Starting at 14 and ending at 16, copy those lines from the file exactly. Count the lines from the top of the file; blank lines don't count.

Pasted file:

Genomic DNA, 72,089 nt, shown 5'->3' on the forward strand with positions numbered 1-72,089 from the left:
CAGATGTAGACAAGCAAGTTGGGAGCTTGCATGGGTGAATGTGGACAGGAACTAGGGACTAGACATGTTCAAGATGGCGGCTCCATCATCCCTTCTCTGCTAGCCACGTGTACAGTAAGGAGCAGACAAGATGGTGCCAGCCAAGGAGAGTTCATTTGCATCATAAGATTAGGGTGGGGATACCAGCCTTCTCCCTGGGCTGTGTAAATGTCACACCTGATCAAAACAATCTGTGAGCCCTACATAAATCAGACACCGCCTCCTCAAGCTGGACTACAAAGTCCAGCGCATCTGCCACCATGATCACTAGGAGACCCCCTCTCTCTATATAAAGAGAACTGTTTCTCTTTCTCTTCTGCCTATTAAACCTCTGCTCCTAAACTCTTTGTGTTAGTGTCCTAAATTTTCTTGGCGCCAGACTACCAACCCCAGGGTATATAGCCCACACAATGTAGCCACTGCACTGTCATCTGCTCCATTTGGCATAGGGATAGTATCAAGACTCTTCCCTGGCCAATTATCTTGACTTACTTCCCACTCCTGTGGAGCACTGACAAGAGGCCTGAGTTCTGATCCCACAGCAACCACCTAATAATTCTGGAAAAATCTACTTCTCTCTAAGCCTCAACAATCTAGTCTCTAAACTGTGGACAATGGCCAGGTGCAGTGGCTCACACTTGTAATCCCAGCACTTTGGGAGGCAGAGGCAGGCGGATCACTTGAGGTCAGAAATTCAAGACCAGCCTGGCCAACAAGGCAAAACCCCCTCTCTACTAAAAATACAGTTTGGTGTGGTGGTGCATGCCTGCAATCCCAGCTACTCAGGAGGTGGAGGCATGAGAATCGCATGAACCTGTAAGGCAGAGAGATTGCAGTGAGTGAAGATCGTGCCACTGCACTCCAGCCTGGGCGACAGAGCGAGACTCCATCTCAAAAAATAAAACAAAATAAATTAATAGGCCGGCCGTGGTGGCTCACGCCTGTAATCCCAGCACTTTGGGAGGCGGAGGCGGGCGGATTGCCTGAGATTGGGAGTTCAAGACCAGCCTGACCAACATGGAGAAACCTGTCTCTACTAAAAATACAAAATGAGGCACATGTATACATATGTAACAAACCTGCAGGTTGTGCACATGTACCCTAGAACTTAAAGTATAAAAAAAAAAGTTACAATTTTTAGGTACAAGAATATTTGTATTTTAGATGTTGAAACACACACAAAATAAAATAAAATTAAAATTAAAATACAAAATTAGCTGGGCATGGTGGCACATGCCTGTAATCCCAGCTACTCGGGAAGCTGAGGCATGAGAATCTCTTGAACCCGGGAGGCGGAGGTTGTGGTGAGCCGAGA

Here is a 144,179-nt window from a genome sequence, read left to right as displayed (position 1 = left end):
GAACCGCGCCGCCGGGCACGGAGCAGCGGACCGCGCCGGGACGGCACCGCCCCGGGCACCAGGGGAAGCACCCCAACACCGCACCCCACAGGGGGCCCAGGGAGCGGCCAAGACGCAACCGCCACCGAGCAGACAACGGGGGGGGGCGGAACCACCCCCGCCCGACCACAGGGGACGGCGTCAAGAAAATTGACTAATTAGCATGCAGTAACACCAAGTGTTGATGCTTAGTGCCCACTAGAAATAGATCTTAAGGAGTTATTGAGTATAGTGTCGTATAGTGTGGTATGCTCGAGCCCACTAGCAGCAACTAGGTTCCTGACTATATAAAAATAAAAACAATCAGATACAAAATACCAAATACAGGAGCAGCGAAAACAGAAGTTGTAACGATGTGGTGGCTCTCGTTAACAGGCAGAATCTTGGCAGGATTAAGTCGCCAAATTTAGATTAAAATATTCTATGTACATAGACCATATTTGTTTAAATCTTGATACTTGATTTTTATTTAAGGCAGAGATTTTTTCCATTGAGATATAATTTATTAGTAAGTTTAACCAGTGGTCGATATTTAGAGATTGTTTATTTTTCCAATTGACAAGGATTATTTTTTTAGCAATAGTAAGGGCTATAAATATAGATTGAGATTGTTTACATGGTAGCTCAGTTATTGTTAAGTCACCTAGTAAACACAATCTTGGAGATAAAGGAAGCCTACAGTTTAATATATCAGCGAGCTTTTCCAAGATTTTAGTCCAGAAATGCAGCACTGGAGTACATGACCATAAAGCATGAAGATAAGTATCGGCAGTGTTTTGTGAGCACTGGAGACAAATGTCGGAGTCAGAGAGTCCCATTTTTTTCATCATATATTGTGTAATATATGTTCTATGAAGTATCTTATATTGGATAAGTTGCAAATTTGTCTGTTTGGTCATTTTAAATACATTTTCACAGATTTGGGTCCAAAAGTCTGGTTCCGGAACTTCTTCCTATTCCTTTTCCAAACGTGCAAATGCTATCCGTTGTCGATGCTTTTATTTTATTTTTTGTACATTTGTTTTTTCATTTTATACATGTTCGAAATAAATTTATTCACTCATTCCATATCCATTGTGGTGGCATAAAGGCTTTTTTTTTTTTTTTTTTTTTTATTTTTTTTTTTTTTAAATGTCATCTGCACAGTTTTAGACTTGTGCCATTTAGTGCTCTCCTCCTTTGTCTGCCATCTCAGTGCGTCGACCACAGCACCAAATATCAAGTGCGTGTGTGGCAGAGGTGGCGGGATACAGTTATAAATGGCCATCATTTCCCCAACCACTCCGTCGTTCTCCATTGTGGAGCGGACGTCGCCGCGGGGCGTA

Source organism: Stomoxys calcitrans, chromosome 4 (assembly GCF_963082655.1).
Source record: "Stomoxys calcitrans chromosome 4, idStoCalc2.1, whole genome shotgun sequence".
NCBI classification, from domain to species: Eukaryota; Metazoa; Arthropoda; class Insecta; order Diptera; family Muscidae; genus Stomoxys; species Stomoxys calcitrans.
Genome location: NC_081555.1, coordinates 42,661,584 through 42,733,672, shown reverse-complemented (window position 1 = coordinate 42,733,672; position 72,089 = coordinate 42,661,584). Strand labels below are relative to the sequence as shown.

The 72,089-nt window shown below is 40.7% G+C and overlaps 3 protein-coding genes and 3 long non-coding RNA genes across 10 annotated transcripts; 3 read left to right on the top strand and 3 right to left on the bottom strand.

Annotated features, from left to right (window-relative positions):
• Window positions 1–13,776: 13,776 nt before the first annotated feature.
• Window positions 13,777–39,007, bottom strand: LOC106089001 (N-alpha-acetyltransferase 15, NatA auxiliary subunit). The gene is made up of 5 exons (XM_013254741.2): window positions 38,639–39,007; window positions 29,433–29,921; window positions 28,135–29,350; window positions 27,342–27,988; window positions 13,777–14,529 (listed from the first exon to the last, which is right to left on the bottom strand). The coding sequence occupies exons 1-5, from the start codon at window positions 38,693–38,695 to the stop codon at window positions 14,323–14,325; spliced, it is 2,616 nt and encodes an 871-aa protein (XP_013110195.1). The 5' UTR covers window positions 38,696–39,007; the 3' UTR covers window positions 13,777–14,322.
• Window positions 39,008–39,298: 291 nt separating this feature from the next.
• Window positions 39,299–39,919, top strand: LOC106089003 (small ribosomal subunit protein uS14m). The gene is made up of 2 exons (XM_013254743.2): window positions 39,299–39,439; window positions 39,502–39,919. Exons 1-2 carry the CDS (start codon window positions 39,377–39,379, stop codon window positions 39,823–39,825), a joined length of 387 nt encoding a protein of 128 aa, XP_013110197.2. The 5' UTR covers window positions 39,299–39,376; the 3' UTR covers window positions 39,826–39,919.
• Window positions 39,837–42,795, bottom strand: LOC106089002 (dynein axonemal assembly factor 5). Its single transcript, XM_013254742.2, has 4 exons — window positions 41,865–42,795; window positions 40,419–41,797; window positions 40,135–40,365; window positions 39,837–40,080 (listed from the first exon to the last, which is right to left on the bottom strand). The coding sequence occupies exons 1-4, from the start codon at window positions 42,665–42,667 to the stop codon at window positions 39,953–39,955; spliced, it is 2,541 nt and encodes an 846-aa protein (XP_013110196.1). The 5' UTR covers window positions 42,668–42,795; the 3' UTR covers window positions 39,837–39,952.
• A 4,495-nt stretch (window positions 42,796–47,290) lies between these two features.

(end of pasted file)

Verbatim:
• Window positions 39,299–39,919, top strand: LOC106089003 (small ribosomal subunit protein uS14m). The gene is made up of 2 exons (XM_013254743.2): window positions 39,299–39,439; window positions 39,502–39,919. Exons 1-2 carry the CDS (start codon window positions 39,377–39,379, stop codon window positions 39,823–39,825), a joined length of 387 nt encoding a protein of 128 aa, XP_013110197.2. The 5' UTR covers window positions 39,299–39,376; the 3' UTR covers window positions 39,826–39,919.
• Window positions 39,837–42,795, bottom strand: LOC106089002 (dynein axonemal assembly factor 5). Its single transcript, XM_013254742.2, has 4 exons — window positions 41,865–42,795; window positions 40,419–41,797; window positions 40,135–40,365; window positions 39,837–40,080 (listed from the first exon to the last, which is right to left on the bottom strand). The coding sequence occupies exons 1-4, from the start codon at window positions 42,665–42,667 to the stop codon at window positions 39,953–39,955; spliced, it is 2,541 nt and encodes an 846-aa protein (XP_013110196.1). The 5' UTR covers window positions 42,668–42,795; the 3' UTR covers window positions 39,837–39,952.
• A 4,495-nt stretch (window positions 42,796–47,290) lies between these two features.